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I ended up hiding behind a holly until they got bored and moved on.  Ok, I know it’s hardly Olly Suzi and wild dogs, but my tent peg flags were soggy and trampled and my board and tarp unpleasantly slimy. Still, I was happy that my drawing remained intact and I managed to finish all eight views with the occasional glance over my shoulder to check I was alone.  I took my longest ever drawing back to the studio, cleaned off the bug bodies and trimmed it ready for the Meffan show next month.  I’m hoping to be able to hang it so it kind of envelops you as you view it – so I hope you can come and see it for yourself now you know its story.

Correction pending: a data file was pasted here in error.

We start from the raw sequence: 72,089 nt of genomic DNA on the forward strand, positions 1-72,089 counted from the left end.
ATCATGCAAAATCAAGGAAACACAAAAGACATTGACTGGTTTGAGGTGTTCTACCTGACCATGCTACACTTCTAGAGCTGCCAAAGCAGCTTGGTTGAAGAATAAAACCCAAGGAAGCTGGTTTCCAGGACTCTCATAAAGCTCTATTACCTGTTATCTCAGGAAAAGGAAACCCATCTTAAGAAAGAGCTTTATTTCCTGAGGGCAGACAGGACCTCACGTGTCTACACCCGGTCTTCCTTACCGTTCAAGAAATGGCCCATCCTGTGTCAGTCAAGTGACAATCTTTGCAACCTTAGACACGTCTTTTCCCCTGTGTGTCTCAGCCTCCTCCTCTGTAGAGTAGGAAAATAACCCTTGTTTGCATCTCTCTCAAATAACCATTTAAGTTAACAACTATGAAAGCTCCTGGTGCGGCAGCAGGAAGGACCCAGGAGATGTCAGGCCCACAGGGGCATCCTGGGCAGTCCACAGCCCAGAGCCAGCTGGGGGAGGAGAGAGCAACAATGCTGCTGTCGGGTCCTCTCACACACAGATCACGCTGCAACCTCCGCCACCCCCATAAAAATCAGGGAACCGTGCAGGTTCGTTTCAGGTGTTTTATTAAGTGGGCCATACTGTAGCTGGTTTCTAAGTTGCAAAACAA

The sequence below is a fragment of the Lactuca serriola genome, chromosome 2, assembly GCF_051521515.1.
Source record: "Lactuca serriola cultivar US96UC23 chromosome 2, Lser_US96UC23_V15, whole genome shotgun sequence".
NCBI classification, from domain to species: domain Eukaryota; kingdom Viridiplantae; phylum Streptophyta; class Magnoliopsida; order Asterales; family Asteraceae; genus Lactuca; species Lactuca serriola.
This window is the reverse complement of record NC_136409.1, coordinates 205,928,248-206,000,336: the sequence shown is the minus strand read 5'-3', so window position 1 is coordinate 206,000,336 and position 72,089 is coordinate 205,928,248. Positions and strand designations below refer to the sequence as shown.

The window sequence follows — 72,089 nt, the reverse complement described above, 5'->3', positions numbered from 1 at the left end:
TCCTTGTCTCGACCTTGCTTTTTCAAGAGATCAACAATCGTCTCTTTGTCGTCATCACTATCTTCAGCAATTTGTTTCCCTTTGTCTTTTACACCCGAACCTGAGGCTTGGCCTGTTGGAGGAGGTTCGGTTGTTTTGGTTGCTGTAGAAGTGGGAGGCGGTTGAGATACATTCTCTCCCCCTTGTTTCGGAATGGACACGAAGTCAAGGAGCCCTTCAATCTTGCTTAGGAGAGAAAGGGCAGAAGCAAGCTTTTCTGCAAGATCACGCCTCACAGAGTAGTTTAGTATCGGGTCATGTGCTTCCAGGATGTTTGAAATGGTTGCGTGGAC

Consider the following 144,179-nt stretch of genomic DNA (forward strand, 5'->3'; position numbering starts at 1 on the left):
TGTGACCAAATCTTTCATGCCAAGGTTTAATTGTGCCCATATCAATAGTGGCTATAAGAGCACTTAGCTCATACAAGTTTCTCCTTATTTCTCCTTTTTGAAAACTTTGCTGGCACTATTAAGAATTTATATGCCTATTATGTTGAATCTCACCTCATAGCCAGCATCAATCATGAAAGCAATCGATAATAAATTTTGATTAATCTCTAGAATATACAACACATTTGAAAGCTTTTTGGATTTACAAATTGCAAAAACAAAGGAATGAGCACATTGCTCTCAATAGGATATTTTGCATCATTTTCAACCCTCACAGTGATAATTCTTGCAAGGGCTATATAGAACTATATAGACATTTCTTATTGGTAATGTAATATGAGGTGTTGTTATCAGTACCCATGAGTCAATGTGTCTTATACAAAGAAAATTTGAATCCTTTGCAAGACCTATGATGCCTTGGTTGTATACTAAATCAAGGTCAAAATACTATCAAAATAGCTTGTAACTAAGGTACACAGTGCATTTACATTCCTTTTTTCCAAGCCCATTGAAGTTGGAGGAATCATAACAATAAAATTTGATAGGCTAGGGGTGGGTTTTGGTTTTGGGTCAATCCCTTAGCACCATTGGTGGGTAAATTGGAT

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Time around trees at the Meffan

Dalkeith reaching oak Fresh off the board

The studio is very dusty, which means I am very happy because I’ve been busy over the summer drawing for my next show. “Time around trees” opens at the Meffan Gallery on Saturday 4th October and runs until the 1st November.

The space at the Forfar gallery is a great size and very flexible so I’ll be showing a fair bit of new work – I’ve taken to exhibition planning in 3 dimensions to help me decide what should go in.

Here’s a few images of the new work to hopefully tempt you to visit in person!